I would just go for an SSD unless you want the battery life. Speed difference would not be big and retina is much less impressive if you come from an 1680x1050 screen then if you came from the ugly res of 1440x900.
  4. Qaanol macrumors 6502a

    Jun 21, 2010
  5. Pegamush thread starter macrumors regular

    Feb 19, 2011
    to be clear, my actual 15" has a 500gb scorpio black (7200rpm) which i could use as secondary drive in case i put an ssd in the ODD tray. and that would also save me the need and cost to carry an external drive.

    if i'm correct, the new 13" rmbp has an intel iris 5100, right? on the mega-benchmark-list in notebookcheck.net it says it's even faster than my dedicated nvidia 330m! is that true or, being it an integrated vga, has some downsides? (shared memory, etc)

    i'm also familiar with the 1440x900 display of the 13" mba. and i find there's a huge difference from the 1680x1050 on the 15".
    maybe i'm just too used to the 15" size that i'd suffer going back to 13", besides saving weight..
    some thoughts?
  6. dusk007 macrumors 68040


    Dec 5, 2009
    Iris is in theory a lot faster than the 330M but your 15" has the advantage that the whole CPU performance is accessible while gaming. In Multiplayer at actually playable settings that helps quite a bit. Iris wouldn't outperform your system by much if at all. In some less CPU hungry and not too bandwidth hungry single player games Iris might be quite a bit (50%-80% in ideal scenarios) faster.

    For any 2D stuff it won't matter. Even the Intel HD graphics does fine on media acceleration.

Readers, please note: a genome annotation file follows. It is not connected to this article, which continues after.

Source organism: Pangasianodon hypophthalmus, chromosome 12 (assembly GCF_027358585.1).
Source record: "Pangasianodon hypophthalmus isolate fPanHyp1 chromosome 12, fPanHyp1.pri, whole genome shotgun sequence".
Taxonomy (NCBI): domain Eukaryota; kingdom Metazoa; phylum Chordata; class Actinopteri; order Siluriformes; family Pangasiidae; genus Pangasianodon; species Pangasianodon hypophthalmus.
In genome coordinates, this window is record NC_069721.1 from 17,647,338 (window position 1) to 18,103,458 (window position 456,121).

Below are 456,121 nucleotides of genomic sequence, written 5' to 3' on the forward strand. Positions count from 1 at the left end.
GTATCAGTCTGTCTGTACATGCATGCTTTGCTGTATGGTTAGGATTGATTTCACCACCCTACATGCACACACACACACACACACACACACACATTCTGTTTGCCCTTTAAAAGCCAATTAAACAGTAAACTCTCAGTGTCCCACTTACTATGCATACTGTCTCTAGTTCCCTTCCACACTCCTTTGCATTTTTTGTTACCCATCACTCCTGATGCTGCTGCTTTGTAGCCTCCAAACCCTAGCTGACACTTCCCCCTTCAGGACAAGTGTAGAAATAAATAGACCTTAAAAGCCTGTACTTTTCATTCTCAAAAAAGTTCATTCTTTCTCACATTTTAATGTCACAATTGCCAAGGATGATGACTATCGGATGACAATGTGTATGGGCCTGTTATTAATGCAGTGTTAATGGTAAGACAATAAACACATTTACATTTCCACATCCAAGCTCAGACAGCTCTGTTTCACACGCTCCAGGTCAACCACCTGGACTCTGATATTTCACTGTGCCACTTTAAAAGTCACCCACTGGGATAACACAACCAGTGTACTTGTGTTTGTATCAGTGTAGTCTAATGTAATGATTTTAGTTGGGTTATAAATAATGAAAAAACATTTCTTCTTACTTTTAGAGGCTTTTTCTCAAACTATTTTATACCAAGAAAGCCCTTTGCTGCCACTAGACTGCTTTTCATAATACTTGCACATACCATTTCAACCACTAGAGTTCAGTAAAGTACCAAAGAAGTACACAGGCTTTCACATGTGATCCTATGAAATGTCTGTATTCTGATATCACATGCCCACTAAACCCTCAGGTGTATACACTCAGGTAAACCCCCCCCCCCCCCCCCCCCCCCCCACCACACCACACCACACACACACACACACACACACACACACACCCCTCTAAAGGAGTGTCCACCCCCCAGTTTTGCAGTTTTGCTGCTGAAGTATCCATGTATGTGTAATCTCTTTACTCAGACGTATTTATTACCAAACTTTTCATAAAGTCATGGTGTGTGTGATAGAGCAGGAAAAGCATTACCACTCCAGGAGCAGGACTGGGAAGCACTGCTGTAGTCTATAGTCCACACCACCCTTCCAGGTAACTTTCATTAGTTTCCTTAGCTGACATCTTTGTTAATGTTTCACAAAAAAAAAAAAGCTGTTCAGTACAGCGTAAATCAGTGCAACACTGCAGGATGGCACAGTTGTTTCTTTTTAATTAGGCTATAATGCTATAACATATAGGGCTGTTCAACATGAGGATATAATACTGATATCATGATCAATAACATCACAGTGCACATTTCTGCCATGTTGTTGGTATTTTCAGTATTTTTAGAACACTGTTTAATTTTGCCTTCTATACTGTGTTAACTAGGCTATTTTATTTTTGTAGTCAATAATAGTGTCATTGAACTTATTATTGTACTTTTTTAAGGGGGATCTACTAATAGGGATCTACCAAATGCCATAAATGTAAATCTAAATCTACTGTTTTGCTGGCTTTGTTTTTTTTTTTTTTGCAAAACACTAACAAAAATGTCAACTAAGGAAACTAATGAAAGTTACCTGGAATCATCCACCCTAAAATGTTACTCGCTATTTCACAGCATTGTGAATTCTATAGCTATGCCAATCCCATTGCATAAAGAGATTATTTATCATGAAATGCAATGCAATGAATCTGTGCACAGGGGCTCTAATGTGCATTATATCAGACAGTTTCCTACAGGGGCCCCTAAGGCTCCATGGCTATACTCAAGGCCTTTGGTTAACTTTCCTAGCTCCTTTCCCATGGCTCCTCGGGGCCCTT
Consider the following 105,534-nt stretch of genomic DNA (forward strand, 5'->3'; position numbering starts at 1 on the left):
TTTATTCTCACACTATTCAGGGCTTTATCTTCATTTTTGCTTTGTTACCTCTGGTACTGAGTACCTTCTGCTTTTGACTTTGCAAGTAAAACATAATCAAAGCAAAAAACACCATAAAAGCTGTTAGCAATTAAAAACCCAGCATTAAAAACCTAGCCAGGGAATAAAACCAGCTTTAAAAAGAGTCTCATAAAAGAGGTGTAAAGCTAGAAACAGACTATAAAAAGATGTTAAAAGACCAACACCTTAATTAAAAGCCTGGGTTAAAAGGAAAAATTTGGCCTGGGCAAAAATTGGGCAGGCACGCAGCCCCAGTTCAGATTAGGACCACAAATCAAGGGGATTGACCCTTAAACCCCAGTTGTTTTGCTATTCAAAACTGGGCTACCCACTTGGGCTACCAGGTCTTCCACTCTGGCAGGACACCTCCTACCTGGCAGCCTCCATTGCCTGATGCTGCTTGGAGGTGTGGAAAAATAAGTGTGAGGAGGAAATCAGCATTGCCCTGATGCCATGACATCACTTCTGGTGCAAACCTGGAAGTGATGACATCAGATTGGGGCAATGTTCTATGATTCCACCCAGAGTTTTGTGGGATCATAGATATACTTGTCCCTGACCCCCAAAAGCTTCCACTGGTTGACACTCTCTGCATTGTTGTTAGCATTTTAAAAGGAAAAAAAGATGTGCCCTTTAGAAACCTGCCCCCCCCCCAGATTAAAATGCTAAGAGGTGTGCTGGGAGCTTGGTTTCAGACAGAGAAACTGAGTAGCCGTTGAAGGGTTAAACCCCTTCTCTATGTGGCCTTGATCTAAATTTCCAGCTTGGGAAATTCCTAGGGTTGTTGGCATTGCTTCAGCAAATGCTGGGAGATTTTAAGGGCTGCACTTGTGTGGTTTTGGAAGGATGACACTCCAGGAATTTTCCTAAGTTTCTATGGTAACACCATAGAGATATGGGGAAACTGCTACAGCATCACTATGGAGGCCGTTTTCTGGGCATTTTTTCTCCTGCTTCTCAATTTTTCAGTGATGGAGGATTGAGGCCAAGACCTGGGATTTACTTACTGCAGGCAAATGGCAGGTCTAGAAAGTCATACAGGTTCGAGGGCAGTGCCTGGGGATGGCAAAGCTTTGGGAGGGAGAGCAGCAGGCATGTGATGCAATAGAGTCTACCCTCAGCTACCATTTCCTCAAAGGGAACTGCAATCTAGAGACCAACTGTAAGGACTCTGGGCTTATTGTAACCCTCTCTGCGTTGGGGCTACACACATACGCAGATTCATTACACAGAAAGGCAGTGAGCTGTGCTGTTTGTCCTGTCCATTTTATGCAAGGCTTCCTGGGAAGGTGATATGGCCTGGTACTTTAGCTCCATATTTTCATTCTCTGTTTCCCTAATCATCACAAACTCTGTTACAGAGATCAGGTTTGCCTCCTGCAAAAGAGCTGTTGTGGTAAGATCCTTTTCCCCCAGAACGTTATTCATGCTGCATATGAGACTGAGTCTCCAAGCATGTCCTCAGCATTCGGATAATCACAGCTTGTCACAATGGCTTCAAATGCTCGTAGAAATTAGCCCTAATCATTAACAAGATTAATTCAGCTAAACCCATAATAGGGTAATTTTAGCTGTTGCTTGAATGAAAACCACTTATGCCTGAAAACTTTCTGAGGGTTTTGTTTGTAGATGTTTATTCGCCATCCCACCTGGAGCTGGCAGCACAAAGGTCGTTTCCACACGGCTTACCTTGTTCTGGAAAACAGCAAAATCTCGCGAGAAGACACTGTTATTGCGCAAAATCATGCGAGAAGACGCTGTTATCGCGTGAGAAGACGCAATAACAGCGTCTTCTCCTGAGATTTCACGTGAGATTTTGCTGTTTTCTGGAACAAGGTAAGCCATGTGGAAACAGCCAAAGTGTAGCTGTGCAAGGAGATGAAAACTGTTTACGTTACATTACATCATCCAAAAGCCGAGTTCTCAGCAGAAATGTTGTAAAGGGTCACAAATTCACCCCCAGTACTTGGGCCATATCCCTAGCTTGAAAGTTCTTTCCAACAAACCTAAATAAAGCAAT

Don't by a new computer for the speed. An SSD will get you very close.
  7. Pegamush thread starter macrumors regular

    Feb 19, 2011
    ok thank you, i think i'd better save some money and stick with the bigger screen! i hope i can give it a new life with an ssd (ehmm... and a new logic board!!)
  8. raptor402 macrumors 6502

    Jun 30, 2011

    I have a mid-2010 15" i7 MBP (same model as yours but better processor). For a fact, the Intel HD Graphics is crap and the GT 330M isn't much better. I suffer from the GT 330M logic board issue so I'm forced to use the integrated GPU. My father has a Haswell 13" rMBP which I have used frequently. I would any day.

    I already have an SSD in my laptop so that doesn't make much of a difference in day-to-day usage. I also already have 8 Gigs of RAM so no upgrade there either. It's the GPU performance (relative), the better CPU, the almost double battery life and the amazing screen that entice me. I have a Hi-Res display, so I scale the 13" to 1440*900, which gives the same effective DPI as my 15".

    It takes half an hour to get used to the 13" display. After that, my MacBook looks huge. Besides, the 13" rMBP is extremely light and thin. At 1440*900, it's the ideal machine.

    I would say go for it. If you're getting a good deal on your 15", now would be the time to trade.

  9. Pegamush thread starter macrumors regular

    Feb 19, 2011
    do you have any experience under windows 7? how does the scaling works? i need a bootcamp partition to run some software for my thesis.
    thanks for the reply
  10. raptor402 macrumors 6502

    Jun 30, 2011
    No experience with bootcamp on the rMBP, but I'm sure a quick google search will get you something.